This book presents a new theory of grammatical categories - the Universal Spine Hypothesis - and reinforces generative notions of Universal Grammar while accommodating insights from linguistic typology.
EDITORS: Kortmann, Bernd and Benedikt Szmrecsanyi TITLE: Linguistic Complexity SUBTITLE: Second Language Acquisition, Indigenization, Contact SERIES TITLE: De Gruyter linguae & litterae, vol. 13 PUBLISHER: De Gruyter YEAR: 2012
Natalie Operstein, Department of English, Comparative Literature, and Linguistics, California State University, Fullerton
Amber Clontz, Department of English, Comparative Literature, and Linguistics, California State University, Fullerton
This volume brings together papers from a workshop on “Linguistic complexity in interlanguage varieties, L2 varieties, and contact languages” held at the Freiburg Institute for Advanced Studies (FRIAS) in May of 2009. The volume contributes further to our understanding of the notion of linguistic complexity, which has enjoyed a surge of interest in recent years (cf. especially Kusters 2003, Dahl 2004, McWhorter 2007, Miestamo et al. 2008, Sampson et al. 2009, and Trudgill 2011). The focus is on contact varieties of English, including second-language, indigenized (nativized) and creolized varieties. The broad aim of the volume is to explore intra-linguistic complexity, as it pertains to English, as a preliminary to approaching the more formidable task of evaluating complexity cross-linguistically. An additional aim is to assemble definitions of complexity specific to the three fields -- second language acquisition (SLA), creolistics and indigenization/nativization studies -- with the goal of arriving at a language-, field- and theory-neutral definition.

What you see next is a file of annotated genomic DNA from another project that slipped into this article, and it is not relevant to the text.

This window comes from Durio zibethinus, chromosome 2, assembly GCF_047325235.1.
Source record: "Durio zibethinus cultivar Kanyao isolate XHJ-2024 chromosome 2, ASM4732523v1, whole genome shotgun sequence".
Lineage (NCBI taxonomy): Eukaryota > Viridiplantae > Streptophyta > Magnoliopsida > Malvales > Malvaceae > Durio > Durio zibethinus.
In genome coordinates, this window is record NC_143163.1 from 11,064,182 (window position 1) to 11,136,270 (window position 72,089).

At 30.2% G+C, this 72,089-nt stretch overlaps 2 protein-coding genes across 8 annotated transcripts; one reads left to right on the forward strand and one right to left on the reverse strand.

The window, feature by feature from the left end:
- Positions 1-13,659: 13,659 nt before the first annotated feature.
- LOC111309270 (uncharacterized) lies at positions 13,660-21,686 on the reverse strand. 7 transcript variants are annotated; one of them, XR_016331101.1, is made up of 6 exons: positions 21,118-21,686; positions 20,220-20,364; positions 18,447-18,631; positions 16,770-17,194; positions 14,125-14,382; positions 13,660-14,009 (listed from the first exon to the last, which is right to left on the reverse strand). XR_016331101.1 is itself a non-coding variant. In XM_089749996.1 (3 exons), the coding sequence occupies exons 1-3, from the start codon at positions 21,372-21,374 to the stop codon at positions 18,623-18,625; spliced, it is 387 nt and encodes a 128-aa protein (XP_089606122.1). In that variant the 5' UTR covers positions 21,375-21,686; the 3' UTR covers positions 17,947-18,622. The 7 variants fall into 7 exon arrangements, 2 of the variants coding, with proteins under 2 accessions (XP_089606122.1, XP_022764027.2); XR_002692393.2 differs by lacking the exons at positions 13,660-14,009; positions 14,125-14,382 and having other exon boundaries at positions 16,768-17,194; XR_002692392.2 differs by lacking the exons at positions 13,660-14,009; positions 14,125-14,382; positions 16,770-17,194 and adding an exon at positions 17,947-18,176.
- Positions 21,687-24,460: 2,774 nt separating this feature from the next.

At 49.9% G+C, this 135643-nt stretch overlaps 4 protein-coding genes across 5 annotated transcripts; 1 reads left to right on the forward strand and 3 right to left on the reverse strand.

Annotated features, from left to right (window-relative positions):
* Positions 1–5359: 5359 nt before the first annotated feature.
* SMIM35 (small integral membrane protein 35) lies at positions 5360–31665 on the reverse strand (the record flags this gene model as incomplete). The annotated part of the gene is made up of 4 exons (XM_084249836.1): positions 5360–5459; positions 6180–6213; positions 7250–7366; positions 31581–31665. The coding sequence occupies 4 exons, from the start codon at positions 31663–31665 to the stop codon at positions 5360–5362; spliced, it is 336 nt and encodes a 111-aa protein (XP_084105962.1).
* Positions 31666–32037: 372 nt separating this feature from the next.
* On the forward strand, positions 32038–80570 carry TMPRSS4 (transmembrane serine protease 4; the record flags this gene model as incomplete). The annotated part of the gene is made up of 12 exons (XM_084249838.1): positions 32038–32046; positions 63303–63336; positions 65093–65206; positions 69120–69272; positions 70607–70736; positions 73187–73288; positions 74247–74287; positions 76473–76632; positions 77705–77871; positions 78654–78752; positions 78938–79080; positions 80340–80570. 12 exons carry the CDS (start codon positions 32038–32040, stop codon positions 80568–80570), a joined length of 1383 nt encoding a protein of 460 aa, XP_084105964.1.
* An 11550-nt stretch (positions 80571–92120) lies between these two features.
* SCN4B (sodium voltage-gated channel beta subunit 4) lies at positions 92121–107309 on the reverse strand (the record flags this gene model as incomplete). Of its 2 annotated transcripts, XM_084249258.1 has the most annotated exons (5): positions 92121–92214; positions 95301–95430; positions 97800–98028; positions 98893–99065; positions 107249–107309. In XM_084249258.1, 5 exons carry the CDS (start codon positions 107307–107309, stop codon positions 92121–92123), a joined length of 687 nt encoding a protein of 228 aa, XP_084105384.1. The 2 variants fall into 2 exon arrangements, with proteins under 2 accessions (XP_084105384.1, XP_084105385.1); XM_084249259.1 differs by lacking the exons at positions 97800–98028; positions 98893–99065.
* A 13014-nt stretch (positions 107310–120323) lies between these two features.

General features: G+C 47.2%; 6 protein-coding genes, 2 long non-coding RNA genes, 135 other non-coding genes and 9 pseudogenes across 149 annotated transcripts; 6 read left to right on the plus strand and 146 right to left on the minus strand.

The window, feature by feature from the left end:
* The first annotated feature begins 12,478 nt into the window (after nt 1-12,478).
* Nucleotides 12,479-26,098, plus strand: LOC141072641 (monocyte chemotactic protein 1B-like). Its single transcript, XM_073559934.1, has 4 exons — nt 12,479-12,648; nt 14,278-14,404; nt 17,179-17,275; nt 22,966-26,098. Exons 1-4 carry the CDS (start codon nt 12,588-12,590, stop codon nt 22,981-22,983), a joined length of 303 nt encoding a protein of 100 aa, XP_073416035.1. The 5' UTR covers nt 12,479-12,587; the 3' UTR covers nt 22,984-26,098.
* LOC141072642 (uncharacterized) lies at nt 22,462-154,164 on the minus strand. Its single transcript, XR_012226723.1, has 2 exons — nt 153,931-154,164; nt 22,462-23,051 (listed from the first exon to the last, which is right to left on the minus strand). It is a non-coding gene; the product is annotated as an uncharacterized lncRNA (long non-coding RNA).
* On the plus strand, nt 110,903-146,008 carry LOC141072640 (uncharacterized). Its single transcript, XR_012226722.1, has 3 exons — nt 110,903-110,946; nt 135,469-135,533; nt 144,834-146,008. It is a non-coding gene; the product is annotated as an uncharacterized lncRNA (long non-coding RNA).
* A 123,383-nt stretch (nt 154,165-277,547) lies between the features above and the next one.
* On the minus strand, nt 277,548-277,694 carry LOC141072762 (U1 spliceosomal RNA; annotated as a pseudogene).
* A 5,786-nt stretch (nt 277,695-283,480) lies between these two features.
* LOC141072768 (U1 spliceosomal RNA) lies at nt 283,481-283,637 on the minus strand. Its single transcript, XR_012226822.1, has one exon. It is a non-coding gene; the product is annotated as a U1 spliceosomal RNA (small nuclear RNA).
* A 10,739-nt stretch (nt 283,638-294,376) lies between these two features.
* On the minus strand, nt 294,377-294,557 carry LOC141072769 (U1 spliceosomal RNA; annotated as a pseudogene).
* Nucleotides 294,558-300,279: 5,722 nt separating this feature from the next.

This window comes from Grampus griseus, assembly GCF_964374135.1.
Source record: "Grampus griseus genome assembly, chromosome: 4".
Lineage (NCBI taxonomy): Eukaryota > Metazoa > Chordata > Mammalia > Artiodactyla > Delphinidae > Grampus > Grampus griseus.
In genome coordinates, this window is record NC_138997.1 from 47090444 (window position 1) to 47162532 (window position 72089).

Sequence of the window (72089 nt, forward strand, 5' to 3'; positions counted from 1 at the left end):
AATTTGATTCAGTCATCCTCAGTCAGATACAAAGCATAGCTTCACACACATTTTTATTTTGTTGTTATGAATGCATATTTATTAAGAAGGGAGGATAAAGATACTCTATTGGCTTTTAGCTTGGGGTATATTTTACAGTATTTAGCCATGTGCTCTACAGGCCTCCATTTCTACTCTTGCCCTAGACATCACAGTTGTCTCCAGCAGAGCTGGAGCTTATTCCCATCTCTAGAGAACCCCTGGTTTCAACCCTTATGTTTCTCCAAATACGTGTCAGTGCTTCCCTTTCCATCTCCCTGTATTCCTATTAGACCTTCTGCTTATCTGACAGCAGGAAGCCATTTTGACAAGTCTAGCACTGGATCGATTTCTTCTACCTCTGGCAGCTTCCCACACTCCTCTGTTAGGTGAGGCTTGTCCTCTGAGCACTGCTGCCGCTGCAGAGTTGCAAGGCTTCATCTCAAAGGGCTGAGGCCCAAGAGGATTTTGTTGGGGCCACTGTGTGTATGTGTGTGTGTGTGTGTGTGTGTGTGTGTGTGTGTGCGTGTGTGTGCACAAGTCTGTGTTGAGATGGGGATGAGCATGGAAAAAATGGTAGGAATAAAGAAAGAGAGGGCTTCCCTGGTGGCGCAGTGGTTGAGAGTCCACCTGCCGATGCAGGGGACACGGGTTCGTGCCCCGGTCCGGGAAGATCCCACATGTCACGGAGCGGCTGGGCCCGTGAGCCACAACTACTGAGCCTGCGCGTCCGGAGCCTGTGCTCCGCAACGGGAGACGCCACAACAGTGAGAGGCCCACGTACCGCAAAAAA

The volume consists of ten papers and a preface by Diane Larsen-Freeman, which emphasizes the necessity for critical reflection on the multifaceted issue of linguistic complexity. The introductory chapter by Benedikt Szmrecsanyi and Bernd Kortmann, “Introduction: Linguistic Complexity. Second Language Acquisition, Indigenization, Contact” (pp. 6-34), briefly surveys literature on linguistic complexity, beginning with the well-known 2001 special issue of ''Linguistic Typology'' devoted to this topic, outlines complexity-related research in progress at FRIAS and summarizes the volume’s contributions. The introductory chapter also outlines the volume’s objectives and provides a summary of how the three fields’ interests in linguistic complexity intersect.